This is the way to distinguish the pigment and varnishes of each of the Masters. This procedure has the advantage that it is not a destructive technique and allows the analysis of particles which diameter is inferior to a thousand of a millimeter, where certainly the magnifying lens of the scholar doesn’t reach…

A classic painting is composed of four layers. The foundation to prepare the canvas, the background, the pictorial film and the varnish.  The falsifier must be able to imitate each and every one of the stratus if we want not to be unmasked by the chromatography test. This technique is really simple: microscopic samples are taken and heated, later their combustion gas composition is analyzed and, if acrylic agglutinants are found, the painting is posterior to 1930. That is, in the case the collector has paid a fortune for a Manet portrait he may as well start contacting the Interpol.

The pigment analysis is a very trustworthy method. The white from lead is so toxic that more than one ancient artist died because he didn’t used to wash his hands after using it. In the XX century it was replaced by the titanium white, a non carcinogen.

Now, as a complement of the pigment analysis we have the fiber analysis. In the case of paper, its place of origin can be determined by its texture, whether cotton, banana peel, etc). First rate geographical information is also furnished by the ingredients used in to fix or settle the ink (potato or proteins, for instance.) Therefore, if a Chinese calligraphy doesn’t have a small portion of rice flour over the satin paper where it is imprinted, hum.. Beware.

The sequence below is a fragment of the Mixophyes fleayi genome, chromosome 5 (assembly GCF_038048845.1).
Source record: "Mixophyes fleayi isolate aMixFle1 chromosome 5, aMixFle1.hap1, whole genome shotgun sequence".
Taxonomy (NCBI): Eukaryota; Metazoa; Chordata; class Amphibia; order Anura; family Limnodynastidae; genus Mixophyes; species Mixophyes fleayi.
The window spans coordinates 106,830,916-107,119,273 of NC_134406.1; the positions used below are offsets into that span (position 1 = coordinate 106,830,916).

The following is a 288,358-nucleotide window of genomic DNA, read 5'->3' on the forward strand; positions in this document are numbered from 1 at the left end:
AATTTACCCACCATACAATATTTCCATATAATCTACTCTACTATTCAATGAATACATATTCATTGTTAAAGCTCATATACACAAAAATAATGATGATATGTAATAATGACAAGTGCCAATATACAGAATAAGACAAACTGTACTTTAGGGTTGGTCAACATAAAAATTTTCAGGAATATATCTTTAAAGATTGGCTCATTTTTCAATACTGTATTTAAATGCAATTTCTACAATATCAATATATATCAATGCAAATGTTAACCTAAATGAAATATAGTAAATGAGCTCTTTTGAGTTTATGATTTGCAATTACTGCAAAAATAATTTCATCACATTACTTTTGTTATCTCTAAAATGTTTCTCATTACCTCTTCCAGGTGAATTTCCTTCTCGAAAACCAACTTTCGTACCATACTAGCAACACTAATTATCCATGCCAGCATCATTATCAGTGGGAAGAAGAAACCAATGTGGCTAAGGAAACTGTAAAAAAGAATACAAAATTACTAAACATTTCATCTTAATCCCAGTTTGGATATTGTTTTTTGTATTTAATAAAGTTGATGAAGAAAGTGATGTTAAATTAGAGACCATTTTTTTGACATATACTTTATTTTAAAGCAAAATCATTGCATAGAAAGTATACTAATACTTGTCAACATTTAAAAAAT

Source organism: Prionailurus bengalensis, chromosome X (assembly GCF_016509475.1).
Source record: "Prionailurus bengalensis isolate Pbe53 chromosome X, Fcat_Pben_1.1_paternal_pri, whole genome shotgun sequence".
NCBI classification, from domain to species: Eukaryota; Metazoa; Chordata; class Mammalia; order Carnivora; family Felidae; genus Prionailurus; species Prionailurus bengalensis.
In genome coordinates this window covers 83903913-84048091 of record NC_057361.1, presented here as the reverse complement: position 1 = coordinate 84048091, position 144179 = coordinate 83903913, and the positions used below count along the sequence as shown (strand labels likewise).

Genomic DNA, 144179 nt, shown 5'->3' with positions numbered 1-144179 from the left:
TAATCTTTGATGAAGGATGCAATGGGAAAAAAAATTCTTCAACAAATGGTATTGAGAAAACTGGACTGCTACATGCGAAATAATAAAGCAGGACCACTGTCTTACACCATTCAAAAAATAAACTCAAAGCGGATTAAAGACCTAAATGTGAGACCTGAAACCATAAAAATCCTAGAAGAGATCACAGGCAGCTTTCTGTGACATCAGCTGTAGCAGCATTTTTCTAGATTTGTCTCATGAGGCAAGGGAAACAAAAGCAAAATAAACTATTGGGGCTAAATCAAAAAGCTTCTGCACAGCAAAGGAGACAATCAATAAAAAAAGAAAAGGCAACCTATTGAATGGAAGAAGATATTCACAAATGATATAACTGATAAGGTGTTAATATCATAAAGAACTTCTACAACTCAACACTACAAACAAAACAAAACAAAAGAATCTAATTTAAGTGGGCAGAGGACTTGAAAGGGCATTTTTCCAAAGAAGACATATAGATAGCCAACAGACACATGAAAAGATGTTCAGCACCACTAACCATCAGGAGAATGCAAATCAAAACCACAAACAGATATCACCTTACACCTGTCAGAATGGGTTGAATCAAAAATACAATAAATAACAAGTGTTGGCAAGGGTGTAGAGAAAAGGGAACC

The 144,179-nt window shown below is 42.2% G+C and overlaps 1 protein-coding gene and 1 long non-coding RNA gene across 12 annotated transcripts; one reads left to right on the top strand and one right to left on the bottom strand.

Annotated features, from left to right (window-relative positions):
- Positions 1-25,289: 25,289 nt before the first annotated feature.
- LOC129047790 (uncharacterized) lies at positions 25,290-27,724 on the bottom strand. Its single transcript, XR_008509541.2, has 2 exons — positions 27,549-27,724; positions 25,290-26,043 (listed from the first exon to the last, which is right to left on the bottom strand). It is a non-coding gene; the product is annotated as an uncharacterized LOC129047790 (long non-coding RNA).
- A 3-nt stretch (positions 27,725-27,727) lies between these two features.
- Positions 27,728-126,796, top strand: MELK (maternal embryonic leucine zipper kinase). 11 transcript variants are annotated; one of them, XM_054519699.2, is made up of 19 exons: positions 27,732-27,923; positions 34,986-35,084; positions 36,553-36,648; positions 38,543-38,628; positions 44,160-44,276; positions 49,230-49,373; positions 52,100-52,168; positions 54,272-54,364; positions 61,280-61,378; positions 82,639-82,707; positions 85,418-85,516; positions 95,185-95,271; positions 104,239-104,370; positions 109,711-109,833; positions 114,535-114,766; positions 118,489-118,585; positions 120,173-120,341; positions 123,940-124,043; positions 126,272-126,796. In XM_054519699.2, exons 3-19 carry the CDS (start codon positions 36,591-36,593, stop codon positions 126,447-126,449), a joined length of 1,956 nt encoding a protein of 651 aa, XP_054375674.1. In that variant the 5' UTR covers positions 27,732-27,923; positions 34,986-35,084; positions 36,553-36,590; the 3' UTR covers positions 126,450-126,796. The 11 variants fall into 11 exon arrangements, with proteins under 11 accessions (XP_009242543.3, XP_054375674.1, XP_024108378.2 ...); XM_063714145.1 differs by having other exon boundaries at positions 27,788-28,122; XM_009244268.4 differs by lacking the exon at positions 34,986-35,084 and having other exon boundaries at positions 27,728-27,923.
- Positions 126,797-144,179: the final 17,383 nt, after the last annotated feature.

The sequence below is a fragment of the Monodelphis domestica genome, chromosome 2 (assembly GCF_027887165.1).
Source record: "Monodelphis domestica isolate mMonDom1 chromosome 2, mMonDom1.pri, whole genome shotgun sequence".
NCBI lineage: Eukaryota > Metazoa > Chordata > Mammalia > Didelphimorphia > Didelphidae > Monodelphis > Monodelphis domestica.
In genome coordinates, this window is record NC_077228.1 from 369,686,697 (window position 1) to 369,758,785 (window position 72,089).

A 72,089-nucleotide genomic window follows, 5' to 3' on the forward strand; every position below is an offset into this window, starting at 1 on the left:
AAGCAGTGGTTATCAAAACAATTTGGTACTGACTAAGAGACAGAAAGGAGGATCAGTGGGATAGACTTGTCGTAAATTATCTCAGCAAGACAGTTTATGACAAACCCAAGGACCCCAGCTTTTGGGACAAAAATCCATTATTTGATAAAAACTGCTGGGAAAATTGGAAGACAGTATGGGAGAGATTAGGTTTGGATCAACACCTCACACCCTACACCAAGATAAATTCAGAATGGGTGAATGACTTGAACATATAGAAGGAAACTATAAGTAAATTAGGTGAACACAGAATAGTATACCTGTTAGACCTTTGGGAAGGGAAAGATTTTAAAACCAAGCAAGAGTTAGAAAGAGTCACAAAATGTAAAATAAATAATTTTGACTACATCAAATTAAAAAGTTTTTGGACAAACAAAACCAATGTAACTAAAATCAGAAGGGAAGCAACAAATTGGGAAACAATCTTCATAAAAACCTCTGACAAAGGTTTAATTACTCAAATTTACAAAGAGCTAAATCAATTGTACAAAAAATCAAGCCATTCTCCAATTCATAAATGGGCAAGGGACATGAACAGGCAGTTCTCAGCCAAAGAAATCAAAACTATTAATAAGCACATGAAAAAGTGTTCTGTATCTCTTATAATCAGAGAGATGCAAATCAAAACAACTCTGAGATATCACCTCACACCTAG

Monochromatic sodium arc lamps are excellent to discover hidden signatures under several layers of paint. The electronic photons sweeping microscope magnifies several thousand of times a sample and therefore helps to perform its morphological analysis s well as the topographic one., which are digitalized and stored into a data banc.

Later on the elemental analysis will determine if the “ochre” contain iron, or if the Prussian blue is really Prussian or if the black background contains mineral or vegetal carbon (coal).

The certification of a work of art doesn’t come cheap. The minimal cost of an historical or stylistic analysis is well over the 1,500 Euros (+/-2,400 USD) to which any laboratory tests have to be added is required. (Don’t even think about the cost of restoration…!). That’s why the “free” appraisal that are carried out in the Art’s and antique fairs, like that one of Madrid.
No, where is the solution to stop the piracy that is affecting the editorial and musical field so it doesn’t fatten itself with the art word, too?

Well, it might well be the signature, of the artist that soon won’t be a scribble en a corner of the canvas to become a microchip or a “DNA like” type inimitable by any falsifier. At least, in theory.

The casual finding of two of Goya’s non catalogued paintings has sharpened the art galleries, museums and private collectors. The polemic and controversial theme has transcended the small world of the actions and has induced many non-believers to wonder if it would be worthwhile, after all, to dust and shake the spider’s web to that forgotten inherited canvas, that old rug or that piece of furniture almost devoured by termites. Who knows…?

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For further information about Goya authentication research, view our information on the work of Prof. Perales here. Also be sure to see the web site goyadiscovery.com